Friday, March 18, 2011

Showing Up

The images from Japan are soul crushing. Overwhelming doesn’t even begin to describe the immensity of the loss and the work ahead to peel away the levels of devastation.

So here I sit in my Oklahoma kitchen as the redbuds bloom outside the window and life gracefully putts along with coveted normalcy. I feel simultaneously grateful and guilty for my good fortune, and at a loss for what I can do to help the people of Japan. Yes, money and prayers will be sent. But there is another sense of urgency – a need to make a personal investment that can begin to tip the worn scales of humanity toward light and healing.

The very ground we walk on is hurting. It is up to us to soften our steps, to lighten the load.

I once attended a funeral where the officiating pastor shared some wisdom that stuck with me. He said when someone experiences a loss, we immediately ask “What can we do? How can we help?” because the reality is, we can’t imagine what we have to offer in the face of such sadness and grief. He reminded those of us at the funeral that “Just by showing up, by being here today, you are helping. Your presence matters more than you will ever know.”  We don't have to have all the answers because most of the time, there aren't any.

If we work on showing up – if we embody the best of the spirit of those lost, we make a difference.

So, here are some intentions I humbly toss into cyberspace, from my heart to yours, and hopefully all the way to Japan.

Feed a child, always mindful of the words of Mother Teresa: “The hunger for love is much more difficult to remove than the hunger for bread.”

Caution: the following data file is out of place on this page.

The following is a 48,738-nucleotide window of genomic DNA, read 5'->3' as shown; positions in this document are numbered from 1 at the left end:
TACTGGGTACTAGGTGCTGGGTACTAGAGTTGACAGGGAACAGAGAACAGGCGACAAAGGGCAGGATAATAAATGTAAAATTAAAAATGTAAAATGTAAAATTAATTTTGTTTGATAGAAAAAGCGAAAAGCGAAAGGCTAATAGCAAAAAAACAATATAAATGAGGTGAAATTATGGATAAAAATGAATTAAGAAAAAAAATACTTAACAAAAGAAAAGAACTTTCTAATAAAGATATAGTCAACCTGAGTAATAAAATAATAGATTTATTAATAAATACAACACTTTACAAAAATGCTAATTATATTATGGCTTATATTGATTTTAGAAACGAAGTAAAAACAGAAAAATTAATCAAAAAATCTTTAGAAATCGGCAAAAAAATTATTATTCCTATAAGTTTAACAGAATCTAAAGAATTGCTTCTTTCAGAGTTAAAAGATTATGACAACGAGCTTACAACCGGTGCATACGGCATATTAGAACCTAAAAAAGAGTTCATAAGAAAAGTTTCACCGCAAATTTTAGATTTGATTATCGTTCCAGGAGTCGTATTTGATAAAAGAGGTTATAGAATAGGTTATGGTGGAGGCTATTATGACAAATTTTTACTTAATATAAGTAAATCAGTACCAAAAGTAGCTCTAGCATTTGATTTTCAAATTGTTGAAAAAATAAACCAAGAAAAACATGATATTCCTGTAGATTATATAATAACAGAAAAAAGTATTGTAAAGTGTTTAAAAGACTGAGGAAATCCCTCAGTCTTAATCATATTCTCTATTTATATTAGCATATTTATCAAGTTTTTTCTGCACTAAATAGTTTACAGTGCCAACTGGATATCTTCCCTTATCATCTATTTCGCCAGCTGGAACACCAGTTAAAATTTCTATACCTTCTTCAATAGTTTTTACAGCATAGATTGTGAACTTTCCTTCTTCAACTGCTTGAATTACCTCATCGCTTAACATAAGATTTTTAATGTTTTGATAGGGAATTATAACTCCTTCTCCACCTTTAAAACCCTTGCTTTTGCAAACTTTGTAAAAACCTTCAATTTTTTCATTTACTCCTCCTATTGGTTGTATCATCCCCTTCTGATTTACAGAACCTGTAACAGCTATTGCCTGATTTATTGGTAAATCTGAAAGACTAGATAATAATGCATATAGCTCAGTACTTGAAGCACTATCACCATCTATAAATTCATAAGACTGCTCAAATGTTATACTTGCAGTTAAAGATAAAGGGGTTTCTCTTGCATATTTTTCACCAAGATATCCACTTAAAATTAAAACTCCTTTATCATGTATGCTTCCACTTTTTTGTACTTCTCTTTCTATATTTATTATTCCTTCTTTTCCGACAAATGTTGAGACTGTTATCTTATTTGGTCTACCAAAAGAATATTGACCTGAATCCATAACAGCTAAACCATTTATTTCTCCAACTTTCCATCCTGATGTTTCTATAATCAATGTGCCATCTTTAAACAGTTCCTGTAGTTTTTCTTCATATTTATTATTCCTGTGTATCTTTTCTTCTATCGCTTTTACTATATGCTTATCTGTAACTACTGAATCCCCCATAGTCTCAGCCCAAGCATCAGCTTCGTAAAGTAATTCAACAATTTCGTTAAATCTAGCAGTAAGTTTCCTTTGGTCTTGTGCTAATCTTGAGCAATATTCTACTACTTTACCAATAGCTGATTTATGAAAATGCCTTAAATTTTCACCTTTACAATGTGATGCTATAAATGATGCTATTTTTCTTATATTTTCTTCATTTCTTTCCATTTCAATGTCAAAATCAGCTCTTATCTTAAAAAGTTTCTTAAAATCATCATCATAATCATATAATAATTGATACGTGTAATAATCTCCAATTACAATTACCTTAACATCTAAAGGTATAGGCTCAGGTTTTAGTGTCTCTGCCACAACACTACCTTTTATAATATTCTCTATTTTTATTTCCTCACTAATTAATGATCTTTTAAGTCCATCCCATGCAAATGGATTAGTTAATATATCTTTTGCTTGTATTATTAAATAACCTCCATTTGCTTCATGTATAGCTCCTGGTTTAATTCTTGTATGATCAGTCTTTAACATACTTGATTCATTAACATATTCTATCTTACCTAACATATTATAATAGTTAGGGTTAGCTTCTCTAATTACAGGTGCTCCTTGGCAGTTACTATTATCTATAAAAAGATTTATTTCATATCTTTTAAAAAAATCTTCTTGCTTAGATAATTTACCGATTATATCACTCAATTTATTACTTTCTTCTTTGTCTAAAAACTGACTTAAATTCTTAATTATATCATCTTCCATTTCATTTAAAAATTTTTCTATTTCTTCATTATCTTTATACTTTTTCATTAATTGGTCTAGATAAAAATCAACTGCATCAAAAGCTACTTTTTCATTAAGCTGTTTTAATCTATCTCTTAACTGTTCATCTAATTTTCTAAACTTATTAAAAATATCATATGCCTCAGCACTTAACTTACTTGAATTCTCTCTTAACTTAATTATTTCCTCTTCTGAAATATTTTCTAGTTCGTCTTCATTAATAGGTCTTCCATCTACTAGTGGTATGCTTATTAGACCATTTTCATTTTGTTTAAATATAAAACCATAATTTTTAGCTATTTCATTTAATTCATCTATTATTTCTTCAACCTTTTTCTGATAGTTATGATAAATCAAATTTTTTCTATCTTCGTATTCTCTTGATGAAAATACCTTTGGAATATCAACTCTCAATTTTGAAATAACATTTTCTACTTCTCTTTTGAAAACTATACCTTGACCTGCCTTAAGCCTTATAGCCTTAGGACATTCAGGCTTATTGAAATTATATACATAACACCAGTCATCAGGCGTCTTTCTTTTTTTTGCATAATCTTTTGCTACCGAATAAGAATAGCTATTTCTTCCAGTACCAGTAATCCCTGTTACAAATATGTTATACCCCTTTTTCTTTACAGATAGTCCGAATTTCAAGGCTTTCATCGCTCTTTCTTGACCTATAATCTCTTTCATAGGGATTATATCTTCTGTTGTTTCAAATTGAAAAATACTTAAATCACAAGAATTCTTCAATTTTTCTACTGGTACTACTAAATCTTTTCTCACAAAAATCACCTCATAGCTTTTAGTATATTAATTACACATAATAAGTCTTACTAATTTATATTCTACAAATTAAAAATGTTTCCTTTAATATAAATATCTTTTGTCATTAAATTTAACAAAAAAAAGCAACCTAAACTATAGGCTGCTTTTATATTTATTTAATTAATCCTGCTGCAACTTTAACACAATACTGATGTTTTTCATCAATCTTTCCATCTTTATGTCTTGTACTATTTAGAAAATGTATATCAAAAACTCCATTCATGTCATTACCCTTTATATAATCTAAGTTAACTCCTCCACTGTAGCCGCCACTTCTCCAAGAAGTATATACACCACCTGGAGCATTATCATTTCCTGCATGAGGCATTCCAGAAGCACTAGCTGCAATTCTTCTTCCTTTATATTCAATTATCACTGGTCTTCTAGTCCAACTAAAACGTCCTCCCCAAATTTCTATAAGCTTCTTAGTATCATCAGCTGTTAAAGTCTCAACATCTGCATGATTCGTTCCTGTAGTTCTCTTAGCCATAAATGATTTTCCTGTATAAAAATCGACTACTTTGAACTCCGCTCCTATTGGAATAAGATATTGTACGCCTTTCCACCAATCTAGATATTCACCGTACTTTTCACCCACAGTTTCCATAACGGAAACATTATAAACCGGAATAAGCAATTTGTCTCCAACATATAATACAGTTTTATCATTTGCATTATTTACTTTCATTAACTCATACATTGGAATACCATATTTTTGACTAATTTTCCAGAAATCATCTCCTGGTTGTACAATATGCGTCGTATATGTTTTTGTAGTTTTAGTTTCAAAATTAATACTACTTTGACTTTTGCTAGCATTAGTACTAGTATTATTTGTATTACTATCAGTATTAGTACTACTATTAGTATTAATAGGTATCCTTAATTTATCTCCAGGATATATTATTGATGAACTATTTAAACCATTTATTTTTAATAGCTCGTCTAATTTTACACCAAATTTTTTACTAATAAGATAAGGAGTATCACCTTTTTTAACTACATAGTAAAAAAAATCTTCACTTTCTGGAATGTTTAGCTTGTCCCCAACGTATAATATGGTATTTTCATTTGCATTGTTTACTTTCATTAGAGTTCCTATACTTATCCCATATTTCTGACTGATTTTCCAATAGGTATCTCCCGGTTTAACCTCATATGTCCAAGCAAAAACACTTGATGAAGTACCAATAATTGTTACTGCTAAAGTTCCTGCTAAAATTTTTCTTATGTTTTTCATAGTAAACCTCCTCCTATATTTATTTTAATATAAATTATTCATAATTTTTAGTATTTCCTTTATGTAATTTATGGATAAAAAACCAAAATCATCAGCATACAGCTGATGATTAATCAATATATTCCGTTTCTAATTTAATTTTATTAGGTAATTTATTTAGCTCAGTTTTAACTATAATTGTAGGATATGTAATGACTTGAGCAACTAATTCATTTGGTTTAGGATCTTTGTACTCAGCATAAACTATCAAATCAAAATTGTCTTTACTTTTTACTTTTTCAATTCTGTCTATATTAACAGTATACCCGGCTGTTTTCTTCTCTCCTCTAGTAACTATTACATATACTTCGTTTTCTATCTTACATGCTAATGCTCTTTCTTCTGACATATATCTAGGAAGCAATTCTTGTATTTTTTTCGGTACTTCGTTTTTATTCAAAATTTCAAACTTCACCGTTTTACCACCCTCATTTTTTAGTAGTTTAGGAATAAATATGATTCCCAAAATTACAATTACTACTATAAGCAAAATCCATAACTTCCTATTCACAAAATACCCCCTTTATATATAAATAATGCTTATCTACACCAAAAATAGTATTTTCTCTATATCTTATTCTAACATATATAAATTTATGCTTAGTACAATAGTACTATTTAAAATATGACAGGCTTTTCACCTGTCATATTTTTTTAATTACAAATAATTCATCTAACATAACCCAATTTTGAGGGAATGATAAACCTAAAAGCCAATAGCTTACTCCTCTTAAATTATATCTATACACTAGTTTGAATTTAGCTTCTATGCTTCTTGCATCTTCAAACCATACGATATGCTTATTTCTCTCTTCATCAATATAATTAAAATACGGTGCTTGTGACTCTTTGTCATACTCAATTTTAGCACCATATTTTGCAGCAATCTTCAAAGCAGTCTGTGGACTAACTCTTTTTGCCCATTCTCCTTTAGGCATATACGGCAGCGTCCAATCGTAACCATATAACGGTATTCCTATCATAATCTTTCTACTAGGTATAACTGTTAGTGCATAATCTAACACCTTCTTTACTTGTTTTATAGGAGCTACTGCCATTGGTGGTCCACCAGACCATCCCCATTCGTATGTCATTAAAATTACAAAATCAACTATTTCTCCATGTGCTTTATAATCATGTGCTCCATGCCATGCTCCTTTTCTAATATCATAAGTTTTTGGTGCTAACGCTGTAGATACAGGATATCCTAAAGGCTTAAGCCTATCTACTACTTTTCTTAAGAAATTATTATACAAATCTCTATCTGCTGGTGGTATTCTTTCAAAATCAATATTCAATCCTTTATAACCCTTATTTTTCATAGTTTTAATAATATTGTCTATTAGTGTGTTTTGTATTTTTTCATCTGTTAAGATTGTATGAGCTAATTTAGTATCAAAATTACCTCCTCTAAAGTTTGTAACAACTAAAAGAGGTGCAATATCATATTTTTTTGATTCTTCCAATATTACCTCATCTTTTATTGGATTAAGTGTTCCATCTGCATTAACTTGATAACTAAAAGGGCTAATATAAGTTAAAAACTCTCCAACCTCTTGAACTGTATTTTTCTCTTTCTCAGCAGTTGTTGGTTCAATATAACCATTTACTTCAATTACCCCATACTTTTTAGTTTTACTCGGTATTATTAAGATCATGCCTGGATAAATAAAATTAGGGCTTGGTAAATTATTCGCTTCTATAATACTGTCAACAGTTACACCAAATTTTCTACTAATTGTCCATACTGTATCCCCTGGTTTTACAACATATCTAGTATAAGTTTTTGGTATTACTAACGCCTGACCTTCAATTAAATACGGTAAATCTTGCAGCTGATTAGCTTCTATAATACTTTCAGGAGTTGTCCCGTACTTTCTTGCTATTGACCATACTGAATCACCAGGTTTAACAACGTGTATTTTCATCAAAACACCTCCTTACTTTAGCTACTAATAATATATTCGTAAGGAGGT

Turn a stray into a pet.

Choose compassion when judgment is so much easier and delicious.

Really, really, really listen to the person sitting across from you. That means make eye and heart contact.

Leave a $10 tip when $2 would have been enough. Pick up your own towels in your hotel room. People in the service industry work harder than most of us will ever know. They deserve a break.

Give to a person who asks for money without worrying about how they will spend it.

When someone speaks to you in anger or frustration, such as “Why can’t you ever ...fill in the blank here," take a breath and try to interpret what they really mean.  For me, let’s insert “be on time”  in the blank. (Wink, wink).  Maybe what the other person is really saying is: "I love you so much I want to spend time with you and when you are late, it worries me.” Who cares if that’s what they really mean. All that matters is how it makes you feel and the action you return to them.

For at least one day, don’t honk (unless it's for safety, not to reprimand), say or think the word “stupid,” or gossip.

 Don’t just tell someone you love them, tell them why.

All those reasons you have compiled to dislike another person – they don’t matter. Really. Just move on.

 See the beauty in old things, especially people.

 Hug when a handshake would do.

Be quiet. Stillness is underrated, yet its power is felt around the world.

Be kind whenever possible. And borrowing the words from the Dalai Lama, it’s always possible.